The Irony

I stand in a museum in Gettysburg.  As I enter the room called, “The Gettysburg Address,” I feel more solemn than I expect.  A simple room–nothing elaborate or majestic–painted in muted browns displays the words of that historic address.  10 sentences, less than 250 words.  I examine Lincoln’s handwriting, noting his style.  How could so few words create a cultural moment so powerful?  How could this conglomeration of verbs, dashes, and words puzzled into a graveyard address change the course of history? 

The document amazes me.  Lincoln uses the address to challenge and inspire us to press on in our own legacy-making, our own freedom-fighting, our own responsible citizenship so those honored dead “shall not have died in vain.”  It’s a speech so deeply embedded in the past (four score and seven years ago, our fathers brought forth on this continent), but so simultaneously lodged in a future Lincoln could not yet see (that this nation, under God, shall have a new birth of freedom).  That double vision is what the study of history so often offers. 

As I turn from the wall displaying the text of the Gettysburg Address, I face an opposing wall of quotations others have made at the time of Lincoln’s speech.  It’s difficult to see with this cell phone photo, but these quotes refer to the short speech as a bunch of “silly remarks.”  One newspaper says that “every American must tingle with shame as he reads the silly, flat. . . remarks.”  Another comment claims that Lincoln’s remarks will “no more be repeated or thought of” in American history.

I take a picture.  I laugh at the irony.  There will always be haters.  There will always be opposition to the good, the noble, and the true.  Perhaps the amount of criticism directly correlates to how good, noble, and true a thing is. 

Living with flair means we move on in our legacy-making and our freedom-fighting despite opposition.  What others claim is “dull and commonplace” just might change a nation’s history.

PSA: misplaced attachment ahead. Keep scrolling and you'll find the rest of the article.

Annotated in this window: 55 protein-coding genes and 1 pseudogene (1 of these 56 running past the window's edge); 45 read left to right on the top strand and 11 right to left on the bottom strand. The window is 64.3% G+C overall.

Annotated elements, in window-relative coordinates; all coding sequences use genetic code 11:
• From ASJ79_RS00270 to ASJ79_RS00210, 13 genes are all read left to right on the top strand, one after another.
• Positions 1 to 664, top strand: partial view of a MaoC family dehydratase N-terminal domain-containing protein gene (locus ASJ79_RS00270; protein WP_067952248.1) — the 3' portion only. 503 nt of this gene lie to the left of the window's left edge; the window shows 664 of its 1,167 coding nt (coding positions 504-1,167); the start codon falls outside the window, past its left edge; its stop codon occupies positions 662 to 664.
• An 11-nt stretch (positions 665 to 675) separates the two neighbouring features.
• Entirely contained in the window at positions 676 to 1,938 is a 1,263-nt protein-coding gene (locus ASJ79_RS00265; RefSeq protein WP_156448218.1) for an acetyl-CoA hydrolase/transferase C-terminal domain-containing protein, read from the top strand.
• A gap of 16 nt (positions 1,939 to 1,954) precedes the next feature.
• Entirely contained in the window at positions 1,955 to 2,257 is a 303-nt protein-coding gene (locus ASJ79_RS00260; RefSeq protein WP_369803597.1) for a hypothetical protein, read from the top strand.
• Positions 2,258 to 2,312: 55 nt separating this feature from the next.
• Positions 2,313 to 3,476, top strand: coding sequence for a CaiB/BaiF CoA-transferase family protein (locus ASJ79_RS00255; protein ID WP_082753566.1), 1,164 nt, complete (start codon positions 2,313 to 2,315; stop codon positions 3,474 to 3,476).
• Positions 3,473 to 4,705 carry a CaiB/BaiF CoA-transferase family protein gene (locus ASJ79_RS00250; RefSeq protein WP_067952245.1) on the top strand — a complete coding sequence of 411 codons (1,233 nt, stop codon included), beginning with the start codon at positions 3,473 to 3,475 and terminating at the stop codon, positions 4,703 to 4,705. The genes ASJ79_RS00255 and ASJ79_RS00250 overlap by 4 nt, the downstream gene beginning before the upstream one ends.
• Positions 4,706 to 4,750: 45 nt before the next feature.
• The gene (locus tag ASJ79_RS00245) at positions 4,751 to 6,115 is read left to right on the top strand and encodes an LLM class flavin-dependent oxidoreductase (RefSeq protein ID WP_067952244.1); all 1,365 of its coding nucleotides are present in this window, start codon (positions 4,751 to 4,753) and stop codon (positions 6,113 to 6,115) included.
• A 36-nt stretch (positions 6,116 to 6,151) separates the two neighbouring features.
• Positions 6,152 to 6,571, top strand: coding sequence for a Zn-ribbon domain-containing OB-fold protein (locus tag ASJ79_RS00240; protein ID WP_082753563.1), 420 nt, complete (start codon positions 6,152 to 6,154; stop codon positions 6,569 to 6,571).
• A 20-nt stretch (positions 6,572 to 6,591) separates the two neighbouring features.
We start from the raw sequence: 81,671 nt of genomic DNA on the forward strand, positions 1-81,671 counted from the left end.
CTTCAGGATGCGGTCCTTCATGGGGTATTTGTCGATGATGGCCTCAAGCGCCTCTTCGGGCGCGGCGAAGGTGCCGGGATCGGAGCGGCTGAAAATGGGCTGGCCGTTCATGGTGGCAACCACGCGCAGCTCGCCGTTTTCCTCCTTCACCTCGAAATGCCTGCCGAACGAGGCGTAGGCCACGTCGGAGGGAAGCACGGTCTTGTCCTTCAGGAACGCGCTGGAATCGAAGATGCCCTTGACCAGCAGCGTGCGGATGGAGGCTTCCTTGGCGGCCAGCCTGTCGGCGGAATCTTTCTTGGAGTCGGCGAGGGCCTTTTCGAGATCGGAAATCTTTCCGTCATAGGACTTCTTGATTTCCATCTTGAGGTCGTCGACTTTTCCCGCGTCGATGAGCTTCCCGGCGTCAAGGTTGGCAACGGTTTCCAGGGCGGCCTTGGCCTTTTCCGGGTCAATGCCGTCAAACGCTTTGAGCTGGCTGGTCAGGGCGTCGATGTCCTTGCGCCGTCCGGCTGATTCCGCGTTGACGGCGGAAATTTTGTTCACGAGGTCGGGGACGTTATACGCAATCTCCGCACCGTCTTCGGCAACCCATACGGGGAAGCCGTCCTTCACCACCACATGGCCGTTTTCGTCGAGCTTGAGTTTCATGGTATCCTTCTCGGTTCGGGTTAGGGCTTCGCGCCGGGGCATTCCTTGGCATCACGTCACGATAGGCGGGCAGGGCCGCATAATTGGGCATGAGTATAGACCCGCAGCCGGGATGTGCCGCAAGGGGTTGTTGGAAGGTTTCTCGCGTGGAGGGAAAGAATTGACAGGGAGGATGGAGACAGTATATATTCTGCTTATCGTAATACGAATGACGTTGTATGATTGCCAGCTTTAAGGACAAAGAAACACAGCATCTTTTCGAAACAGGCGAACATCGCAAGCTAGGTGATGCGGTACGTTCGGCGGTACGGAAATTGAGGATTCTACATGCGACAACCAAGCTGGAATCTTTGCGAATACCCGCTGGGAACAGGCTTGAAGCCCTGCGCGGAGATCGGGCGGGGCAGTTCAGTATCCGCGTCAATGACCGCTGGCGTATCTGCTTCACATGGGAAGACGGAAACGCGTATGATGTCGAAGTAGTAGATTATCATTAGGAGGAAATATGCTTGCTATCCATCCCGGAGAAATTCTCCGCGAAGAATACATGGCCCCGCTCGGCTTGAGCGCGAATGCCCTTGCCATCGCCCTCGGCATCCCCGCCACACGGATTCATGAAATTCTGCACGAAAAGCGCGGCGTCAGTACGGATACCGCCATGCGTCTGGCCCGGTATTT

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Losing Something You Can’t Recover

My student bursts into the classroom. “I’ve lost my paper!  I didn’t save it properly and the whole thing is gone!”  The exasperation in this student’s face is one I’ve seen many times before. 

My student can’t get that paper back.  He stands in front of me, small and hopeless.  I’ve been there.  I remember the first time it happened to me.  I remember the discouragement, the anger, the desperation, and the embarrassment of it all when I forgot to save a term paper.  

It’s not fair; it’s not right.  But I told myself I had to move beyond what’s fair or right.  I had to move beyond the anger and the shame.

I had to start again.  

Students tell me that what they produce after the loss turns out stronger, more authentic, and more concise than the original paper.  They build on the memory of what they once wrote and make something better.  It’s not easy, and it never seems fair.   Losing stuff is like that.  I’m learning to take a loss and build on it somehow to create a marvelous new thing. 

Otherwise, I get stuck in the anger.  

This won’t be the last time we lose something that can’t be recovered.  But beauty does arise from the ashes.  I see it every semester with every lost paper.  I see it in my own life with every thing I’ve ever lost.  There’s a way to start again on the fresh page, remember what you had, and press your fingers down on the keys.  You start letter by letter, word by word.  Soon, you’re not just back where you started.  You’re beyond in a beautiful far country that you never imagined existed.  And the loss got you there.

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Trusting the Process (without Peeking)

I’m a horrible disaster in the kitchen.  But God seems to teach me things in this place of flour and butter.  This morning, I tried my neighbor’s delicious “popover” recipe.  Their family loves popovers.  They sprinkle lemon juice and powdered sugar atop the fluffy dish, and voila!  Breakfast joy!